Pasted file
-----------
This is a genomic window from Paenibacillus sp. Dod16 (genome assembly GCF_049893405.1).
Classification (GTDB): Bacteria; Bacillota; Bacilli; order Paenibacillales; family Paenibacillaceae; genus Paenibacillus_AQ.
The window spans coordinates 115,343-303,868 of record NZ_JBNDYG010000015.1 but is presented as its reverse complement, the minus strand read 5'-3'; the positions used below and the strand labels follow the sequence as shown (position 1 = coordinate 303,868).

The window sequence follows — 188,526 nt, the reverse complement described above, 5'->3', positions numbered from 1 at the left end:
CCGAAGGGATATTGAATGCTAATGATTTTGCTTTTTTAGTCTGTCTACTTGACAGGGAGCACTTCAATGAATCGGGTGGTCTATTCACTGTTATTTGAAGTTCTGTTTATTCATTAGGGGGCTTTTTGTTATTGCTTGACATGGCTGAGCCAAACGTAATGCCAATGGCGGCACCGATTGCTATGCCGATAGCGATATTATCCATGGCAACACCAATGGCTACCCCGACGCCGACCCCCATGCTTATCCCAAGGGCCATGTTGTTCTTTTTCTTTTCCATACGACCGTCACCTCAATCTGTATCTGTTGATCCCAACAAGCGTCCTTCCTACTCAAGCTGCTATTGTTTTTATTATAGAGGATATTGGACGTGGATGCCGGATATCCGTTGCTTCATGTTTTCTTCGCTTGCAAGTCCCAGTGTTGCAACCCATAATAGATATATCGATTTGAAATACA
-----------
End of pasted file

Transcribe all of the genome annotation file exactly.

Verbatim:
This is a genomic window from Paenibacillus sp. Dod16 (genome assembly GCF_049893405.1).
Classification (GTDB): Bacteria; Bacillota; Bacilli; order Paenibacillales; family Paenibacillaceae; genus Paenibacillus_AQ.
The window spans coordinates 115,343-303,868 of record NZ_JBNDYG010000015.1 but is presented as its reverse complement, the minus strand read 5'-3'; the positions used below and the strand labels follow the sequence as shown (position 1 = coordinate 303,868).

The window sequence follows — 188,526 nt, the reverse complement described above, 5'->3', positions numbered from 1 at the left end:
CCGAAGGGATATTGAATGCTAATGATTTTGCTTTTTTAGTCTGTCTACTTGACAGGGAGCACTTCAATGAATCGGGTGGTCTATTCACTGTTATTTGAAGTTCTGTTTATTCATTAGGGGGCTTTTTGTTATTGCTTGACATGGCTGAGCCAAACGTAATGCCAATGGCGGCACCGATTGCTATGCCGATAGCGATATTATCCATGGCAACACCAATGGCTACCCCGACGCCGACCCCCATGCTTATCCCAAGGGCCATGTTGTTCTTTTTCTTTTCCATACGACCGTCACCTCAATCTGTATCTGTTGATCCCAACAAGCGTCCTTCCTACTCAAGCTGCTATTGTTTTTATTATAGAGGATATTGGACGTGGATGCCGGATATCCGTTGCTTCATGTTTTCTTCGCTTGCAAGTCCCAGTGTTGCAACCCATAATAGATATATCGATTTGAAATACA